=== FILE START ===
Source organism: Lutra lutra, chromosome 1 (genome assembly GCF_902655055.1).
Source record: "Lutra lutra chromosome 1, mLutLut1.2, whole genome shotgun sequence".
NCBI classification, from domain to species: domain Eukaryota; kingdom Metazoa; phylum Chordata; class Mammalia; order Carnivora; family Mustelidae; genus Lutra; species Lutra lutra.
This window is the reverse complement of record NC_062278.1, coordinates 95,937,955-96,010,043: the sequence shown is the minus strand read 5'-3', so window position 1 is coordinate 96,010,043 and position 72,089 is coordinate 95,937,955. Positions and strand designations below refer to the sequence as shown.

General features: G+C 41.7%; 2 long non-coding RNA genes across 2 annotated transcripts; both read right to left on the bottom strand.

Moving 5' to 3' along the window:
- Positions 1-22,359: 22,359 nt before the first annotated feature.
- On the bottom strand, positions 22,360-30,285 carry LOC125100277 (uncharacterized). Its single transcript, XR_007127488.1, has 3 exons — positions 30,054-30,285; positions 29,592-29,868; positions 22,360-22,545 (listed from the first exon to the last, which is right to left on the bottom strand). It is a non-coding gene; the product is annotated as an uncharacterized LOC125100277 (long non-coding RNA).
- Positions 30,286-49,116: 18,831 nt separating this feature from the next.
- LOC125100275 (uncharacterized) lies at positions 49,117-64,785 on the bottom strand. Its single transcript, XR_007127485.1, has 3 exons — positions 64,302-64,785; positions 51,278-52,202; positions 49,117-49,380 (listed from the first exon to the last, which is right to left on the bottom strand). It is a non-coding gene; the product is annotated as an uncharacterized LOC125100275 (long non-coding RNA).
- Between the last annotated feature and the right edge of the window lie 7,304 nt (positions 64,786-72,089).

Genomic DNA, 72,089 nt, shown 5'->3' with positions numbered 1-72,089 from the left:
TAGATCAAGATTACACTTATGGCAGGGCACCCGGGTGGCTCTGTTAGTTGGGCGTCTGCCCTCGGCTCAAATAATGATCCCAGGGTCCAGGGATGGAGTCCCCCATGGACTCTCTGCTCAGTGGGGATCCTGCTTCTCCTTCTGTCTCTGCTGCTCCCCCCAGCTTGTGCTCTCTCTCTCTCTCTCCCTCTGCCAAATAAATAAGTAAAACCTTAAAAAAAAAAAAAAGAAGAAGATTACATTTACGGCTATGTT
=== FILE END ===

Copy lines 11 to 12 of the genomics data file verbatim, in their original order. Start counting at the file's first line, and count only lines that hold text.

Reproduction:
- Between the last annotated feature and the right edge of the window lie 7,304 nt (positions 64,786-72,089).

Genomic DNA, 72,089 nt, shown 5'->3' with positions numbered 1-72,089 from the left: